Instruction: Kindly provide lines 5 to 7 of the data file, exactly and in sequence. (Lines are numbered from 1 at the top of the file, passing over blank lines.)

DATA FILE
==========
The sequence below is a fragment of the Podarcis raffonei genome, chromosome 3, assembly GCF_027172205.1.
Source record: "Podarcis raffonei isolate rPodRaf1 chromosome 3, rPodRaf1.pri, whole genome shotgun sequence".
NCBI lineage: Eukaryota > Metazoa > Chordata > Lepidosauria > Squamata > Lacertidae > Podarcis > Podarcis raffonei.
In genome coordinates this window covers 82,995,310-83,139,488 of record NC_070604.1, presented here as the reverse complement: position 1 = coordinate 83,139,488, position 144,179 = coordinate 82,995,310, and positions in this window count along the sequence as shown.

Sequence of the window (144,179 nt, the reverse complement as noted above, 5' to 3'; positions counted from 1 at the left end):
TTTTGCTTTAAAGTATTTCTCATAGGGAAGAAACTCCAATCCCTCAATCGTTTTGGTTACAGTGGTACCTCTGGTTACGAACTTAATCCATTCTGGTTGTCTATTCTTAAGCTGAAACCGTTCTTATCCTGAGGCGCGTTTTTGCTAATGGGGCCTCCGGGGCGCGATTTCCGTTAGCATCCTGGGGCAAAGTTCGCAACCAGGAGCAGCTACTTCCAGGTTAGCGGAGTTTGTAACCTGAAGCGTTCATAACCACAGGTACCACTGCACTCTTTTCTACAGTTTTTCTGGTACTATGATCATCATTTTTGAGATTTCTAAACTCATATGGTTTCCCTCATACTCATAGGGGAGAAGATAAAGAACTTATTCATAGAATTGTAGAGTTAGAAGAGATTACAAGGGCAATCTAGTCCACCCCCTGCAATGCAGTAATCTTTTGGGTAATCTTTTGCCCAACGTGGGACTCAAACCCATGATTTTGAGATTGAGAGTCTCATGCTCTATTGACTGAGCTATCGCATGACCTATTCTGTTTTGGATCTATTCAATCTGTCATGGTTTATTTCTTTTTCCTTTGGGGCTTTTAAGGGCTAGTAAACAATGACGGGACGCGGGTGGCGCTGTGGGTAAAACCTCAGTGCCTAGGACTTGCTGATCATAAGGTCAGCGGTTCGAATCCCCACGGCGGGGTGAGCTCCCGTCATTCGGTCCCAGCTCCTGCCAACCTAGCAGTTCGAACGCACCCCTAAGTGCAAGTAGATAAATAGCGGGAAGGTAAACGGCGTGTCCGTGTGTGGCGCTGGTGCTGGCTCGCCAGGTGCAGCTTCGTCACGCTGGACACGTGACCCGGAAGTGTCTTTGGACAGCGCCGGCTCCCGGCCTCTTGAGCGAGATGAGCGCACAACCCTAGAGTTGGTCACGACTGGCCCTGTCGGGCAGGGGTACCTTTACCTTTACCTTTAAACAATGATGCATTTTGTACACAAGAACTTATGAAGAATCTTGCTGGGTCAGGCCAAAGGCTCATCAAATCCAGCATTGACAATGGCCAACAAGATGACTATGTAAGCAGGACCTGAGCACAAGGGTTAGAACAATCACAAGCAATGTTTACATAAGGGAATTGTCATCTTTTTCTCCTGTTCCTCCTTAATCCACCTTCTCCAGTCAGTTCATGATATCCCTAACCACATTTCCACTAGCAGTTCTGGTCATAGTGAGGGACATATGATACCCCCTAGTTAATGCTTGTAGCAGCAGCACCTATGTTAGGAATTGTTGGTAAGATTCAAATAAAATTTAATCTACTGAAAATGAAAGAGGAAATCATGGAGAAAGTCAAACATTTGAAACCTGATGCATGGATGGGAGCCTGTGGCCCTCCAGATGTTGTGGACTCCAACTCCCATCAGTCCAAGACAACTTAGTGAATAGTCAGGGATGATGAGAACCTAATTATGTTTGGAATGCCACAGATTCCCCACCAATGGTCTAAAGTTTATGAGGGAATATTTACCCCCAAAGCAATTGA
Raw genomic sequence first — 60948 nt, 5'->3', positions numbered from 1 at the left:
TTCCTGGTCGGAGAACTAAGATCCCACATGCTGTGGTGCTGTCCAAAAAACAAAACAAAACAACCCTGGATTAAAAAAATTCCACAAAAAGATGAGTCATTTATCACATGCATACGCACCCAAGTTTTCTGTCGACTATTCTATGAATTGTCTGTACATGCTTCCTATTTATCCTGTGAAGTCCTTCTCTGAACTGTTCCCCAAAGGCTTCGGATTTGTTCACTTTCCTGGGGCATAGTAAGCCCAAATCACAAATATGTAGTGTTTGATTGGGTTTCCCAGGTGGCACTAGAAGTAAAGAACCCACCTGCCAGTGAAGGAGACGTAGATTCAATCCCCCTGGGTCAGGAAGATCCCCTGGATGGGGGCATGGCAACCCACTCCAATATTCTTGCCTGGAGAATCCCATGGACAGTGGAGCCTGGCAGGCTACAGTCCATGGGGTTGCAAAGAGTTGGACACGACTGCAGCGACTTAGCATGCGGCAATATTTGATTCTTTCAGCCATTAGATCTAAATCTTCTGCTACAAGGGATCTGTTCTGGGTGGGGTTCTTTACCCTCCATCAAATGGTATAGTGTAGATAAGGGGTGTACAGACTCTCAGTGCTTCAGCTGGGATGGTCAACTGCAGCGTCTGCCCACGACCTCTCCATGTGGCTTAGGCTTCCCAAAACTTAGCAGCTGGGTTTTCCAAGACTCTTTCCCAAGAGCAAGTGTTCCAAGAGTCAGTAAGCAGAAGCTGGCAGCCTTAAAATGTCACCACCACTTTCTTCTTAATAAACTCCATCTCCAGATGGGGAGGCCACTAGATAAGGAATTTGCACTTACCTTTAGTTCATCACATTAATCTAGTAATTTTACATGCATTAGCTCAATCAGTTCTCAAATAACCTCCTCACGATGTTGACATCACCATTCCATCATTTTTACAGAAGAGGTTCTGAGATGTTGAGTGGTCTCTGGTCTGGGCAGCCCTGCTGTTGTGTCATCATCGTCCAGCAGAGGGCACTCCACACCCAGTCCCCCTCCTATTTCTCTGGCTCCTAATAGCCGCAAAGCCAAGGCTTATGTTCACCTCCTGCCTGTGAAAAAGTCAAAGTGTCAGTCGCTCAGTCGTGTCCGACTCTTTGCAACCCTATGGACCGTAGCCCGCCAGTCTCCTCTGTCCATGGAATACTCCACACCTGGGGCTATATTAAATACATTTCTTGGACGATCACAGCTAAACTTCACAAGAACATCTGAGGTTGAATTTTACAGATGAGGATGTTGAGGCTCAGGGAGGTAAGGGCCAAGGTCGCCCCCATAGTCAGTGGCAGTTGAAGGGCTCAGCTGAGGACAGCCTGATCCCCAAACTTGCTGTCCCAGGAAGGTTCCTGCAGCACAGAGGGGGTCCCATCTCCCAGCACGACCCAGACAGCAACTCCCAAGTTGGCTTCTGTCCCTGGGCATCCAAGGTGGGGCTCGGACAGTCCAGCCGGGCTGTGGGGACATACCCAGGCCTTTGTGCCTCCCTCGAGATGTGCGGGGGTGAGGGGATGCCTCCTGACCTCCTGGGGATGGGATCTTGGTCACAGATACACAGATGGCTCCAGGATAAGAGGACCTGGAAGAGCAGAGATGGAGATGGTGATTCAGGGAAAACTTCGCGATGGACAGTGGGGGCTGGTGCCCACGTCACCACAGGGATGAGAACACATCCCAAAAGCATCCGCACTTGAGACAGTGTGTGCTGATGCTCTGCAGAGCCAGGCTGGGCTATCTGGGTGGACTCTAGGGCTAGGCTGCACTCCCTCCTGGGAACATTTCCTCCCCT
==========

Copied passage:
Sequence of the window (144,179 nt, the reverse complement as noted above, 5' to 3'; positions counted from 1 at the left end):
TTTTGCTTTAAAGTATTTCTCATAGGGAAGAAACTCCAATCCCTCAATCGTTTTGGTTACAGTGGTACCTCTGGTTACGAACTTAATCCATTCTGGTTGTCTATTCTTAAGCTGAAACCGTTCTTATCCTGAGGCGCGTTTTTGCTAATGGGGCCTCCGGGGCGCGATTTCCGTTAGCATCCTGGGGCAAAGTTCGCAACCAGGAGCAGCTACTTCCAGGTTAGCGGAGTTTGTAACCTGAAGCGTTCATAACCACAGGTACCACTGCACTCTTTTCTACAGTTTTTCTGGTACTATGATCATCATTTTTGAGATTTCTAAACTCATATGGTTTCCCTCATACTCATAGGGGAGAAGATAAAGAACTTATTCATAGAATTGTAGAGTTAGAAGAGATTACAAGGGCAATCTAGTCCACCCCCTGCAATGCAGTAATCTTTTGGGTAATCTTTTGCCCAACGTGGGACTCAAACCCATGATTTTGAGATTGAGAGTCTCATGCTCTATTGACTGAGCTATCGCATGACCTATTCTGTTTTGGATCTATTCAATCTGTCATGGTTTATTTCTTTTTCCTTTGGGGCTTTTAAGGGCTAGTAAACAATGACGGGACGCGGGTGGCGCTGTGGGTAAAACCTCAGTGCCTAGGACTTGCTGATCATAAGGTCAGCGGTTCGAATCCCCACGGCGGGGTGAGCTCCCGTCATTCGGTCCCAGCTCCTGCCAACCTAGCAGTTCGAACGCACCCCTAAGTGCAAGTAGATAAATAGCGGGAAGGTAAACGGCGTGTCCGTGTGTGGCGCTGGTGCTGGCTCGCCAGGTGCAGCTTCGTCACGCTGGACACGTGACCCGGAAGTGTCTTTGGACAGCGCCGGCTCCCGGCCTCTTGAGCGAGATGAGCGCACAACCCTAGAGTTGGTCACGACTGGCCCTGTCGGGCAGGGGTACCTTTACCTTTACCTTTAAACAATGATGCATTTTGTACACAAGAACTTATGAAGAATCTTGCTGGGTCAGGCCAAAGGCTCATCAAATCCAGCATTGACAATGGCCAACAAGATGACTATGTAAGCAGGACCTGAGCACAAGGGTTAGAACAATCACAAGCAATGTTTACATAAGGGAATTGTCATCTTTTTCTCCTGTTCCTCCTTAATCCACCTTCTCCAGTCAGTTCATGATATCCCTAACCACATTTCCACTAGCAGTTCTGGTCATAGTGAGGGACATATGATACCCCCTAGTTAATGCTTGTAGCAGCAGCACCTATGTTAGGAATTGTTGGTAAGATTCAAATAAAATTTAATCTACTGAAAATGAAAGAGGAAATCATGGAGAAAGTCAAACATTTGAAACCTGATGCATGGATGGGAGCCTGTGGCCCTCCAGATGTTGTGGACTCCAACTCCCATCAGTCCAAGACAACTTAGTGAATAGTCAGGGATGATGAGAACCTAATTATGTTTGGAATGCCACAGATTCCCCACCAATGGTCTAAAGTTTATGAGGGAATATTTACCCCCAAAGCAATTGA
Raw genomic sequence first — 60948 nt, 5'->3', positions numbered from 1 at the left: